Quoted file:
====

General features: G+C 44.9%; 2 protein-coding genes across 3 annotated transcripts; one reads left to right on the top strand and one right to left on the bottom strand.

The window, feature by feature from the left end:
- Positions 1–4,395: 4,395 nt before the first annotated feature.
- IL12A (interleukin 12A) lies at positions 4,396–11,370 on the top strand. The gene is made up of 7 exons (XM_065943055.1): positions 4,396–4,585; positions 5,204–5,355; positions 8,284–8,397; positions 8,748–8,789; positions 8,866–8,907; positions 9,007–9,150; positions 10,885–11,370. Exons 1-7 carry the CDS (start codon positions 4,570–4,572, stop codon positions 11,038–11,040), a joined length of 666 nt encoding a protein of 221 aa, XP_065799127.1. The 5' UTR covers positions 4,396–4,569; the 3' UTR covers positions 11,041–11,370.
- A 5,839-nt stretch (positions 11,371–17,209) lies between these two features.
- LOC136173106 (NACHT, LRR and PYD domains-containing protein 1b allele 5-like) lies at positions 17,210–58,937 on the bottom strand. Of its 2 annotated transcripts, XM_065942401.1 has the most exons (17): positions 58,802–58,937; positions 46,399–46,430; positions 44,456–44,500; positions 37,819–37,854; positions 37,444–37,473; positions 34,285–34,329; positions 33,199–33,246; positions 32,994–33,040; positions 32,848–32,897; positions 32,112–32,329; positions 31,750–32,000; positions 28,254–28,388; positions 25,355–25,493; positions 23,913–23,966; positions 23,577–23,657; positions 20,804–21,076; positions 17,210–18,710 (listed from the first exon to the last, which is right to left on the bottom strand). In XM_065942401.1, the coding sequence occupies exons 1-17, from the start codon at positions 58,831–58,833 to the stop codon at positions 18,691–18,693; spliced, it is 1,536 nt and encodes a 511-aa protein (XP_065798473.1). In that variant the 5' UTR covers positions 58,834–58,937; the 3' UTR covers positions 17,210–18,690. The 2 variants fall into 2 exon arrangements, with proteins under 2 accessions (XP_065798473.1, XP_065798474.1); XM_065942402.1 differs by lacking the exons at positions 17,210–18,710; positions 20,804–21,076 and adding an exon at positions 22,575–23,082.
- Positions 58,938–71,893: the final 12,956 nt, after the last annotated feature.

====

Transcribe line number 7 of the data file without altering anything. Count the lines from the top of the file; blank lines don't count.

- Positions 58,938–71,893: the final 12,956 nt, after the last annotated feature.